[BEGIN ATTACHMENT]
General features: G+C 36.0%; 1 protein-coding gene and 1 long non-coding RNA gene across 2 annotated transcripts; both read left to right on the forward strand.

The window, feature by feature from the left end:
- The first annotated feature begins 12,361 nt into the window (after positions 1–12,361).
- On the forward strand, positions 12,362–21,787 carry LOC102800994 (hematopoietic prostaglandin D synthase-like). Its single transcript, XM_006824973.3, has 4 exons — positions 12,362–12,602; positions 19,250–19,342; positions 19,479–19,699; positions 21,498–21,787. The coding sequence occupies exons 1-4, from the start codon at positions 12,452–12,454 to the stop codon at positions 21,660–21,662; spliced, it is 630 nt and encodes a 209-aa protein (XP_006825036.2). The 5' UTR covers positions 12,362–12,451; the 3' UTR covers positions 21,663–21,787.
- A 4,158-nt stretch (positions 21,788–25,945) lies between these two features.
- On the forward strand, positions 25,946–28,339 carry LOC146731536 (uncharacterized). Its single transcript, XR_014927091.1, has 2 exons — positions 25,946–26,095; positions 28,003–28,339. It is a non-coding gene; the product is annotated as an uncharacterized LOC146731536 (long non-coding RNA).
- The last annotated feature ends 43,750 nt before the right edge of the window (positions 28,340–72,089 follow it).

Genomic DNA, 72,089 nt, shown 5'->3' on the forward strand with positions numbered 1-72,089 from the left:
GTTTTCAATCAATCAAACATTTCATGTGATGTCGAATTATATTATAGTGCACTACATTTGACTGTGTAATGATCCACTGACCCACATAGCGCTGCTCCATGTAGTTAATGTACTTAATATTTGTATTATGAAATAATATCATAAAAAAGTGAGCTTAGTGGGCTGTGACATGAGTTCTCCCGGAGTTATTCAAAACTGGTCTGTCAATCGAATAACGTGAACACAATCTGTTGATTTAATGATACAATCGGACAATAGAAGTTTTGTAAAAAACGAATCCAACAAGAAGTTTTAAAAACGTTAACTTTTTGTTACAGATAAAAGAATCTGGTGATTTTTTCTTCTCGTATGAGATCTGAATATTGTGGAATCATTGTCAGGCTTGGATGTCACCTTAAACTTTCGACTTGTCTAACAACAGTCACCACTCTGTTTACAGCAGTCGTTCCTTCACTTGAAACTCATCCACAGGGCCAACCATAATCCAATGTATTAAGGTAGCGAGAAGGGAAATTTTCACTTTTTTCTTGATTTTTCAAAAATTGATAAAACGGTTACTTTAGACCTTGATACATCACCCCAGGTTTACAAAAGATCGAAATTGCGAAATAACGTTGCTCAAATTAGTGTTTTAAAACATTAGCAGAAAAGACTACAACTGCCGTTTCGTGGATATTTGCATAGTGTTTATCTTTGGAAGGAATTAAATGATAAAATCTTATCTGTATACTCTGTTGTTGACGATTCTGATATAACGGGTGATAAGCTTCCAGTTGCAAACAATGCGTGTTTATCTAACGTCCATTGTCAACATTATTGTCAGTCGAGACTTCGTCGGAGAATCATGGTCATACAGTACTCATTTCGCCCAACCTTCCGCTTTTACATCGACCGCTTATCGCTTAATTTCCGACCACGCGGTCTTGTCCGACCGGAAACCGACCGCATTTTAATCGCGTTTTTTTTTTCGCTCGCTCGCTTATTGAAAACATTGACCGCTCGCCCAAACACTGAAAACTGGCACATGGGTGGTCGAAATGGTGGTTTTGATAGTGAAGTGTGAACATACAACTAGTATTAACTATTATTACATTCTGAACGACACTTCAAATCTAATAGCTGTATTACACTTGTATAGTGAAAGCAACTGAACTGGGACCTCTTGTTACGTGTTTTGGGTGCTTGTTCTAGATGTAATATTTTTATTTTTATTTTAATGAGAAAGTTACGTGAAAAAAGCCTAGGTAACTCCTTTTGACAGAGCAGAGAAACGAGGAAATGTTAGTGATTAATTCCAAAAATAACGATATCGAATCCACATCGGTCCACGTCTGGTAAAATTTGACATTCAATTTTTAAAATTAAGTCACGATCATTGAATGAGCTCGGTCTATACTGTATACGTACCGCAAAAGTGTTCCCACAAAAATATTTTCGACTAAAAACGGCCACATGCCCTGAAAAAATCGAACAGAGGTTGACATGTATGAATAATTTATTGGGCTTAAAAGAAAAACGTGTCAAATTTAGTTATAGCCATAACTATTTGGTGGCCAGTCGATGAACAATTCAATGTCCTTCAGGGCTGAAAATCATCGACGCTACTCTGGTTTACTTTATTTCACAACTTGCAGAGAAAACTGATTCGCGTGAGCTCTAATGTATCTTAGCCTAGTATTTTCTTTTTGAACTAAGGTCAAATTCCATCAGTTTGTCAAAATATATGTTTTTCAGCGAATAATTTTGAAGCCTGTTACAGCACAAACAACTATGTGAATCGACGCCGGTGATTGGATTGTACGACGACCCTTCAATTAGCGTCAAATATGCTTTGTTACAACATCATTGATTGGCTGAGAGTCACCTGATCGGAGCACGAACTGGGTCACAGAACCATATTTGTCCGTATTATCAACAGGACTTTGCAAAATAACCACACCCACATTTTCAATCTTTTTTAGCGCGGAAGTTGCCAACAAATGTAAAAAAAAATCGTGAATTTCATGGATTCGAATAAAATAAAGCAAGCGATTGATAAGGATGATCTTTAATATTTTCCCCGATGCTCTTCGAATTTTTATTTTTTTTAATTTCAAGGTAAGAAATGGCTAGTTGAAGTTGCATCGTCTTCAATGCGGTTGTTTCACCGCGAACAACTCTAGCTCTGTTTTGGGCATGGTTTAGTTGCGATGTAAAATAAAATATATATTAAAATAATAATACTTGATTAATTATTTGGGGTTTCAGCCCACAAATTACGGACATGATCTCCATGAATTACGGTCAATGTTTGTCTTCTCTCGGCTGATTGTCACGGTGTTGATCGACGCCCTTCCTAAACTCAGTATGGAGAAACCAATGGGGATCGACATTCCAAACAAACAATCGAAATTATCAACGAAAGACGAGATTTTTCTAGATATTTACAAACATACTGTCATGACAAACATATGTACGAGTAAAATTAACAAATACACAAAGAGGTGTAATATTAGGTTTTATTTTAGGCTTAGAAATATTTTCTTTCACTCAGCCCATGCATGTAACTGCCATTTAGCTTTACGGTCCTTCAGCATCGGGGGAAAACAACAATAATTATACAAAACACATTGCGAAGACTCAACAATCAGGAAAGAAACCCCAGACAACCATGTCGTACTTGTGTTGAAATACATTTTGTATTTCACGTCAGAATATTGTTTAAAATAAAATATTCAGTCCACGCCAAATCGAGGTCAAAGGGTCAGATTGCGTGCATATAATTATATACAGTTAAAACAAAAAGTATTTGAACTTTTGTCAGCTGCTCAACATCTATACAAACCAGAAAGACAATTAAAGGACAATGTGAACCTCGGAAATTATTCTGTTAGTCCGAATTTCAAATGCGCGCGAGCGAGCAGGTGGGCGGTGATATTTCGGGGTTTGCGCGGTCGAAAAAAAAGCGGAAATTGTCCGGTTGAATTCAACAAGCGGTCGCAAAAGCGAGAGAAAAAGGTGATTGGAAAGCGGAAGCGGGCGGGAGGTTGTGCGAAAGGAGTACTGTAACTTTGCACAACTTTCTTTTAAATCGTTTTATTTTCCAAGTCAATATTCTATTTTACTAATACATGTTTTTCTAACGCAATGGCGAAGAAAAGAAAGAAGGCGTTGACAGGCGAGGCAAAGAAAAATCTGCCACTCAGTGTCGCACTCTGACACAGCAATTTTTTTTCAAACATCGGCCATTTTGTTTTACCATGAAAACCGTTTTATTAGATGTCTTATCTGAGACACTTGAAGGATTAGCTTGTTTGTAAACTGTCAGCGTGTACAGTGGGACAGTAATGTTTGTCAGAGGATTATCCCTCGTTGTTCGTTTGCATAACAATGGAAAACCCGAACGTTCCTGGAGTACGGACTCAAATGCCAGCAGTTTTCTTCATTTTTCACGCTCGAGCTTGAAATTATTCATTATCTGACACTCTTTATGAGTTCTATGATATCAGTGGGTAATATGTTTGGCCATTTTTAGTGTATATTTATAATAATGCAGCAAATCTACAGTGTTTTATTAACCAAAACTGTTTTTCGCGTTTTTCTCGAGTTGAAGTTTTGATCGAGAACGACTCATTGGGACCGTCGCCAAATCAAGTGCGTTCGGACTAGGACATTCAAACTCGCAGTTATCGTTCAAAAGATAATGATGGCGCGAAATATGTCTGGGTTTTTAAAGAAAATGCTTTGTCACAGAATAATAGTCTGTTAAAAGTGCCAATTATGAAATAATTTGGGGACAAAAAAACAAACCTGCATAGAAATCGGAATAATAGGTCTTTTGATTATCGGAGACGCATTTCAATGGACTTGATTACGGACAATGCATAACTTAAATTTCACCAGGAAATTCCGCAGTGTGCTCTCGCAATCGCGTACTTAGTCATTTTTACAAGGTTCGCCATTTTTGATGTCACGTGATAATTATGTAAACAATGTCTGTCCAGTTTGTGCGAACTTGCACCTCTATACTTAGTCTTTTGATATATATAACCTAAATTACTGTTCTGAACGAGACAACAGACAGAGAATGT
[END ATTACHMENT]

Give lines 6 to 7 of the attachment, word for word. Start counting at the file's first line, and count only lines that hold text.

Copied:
- On the forward strand, positions 25,946–28,339 carry LOC146731536 (uncharacterized). Its single transcript, XR_014927091.1, has 2 exons — positions 25,946–26,095; positions 28,003–28,339. It is a non-coding gene; the product is annotated as an uncharacterized LOC146731536 (long non-coding RNA).
- The last annotated feature ends 43,750 nt before the right edge of the window (positions 28,340–72,089 follow it).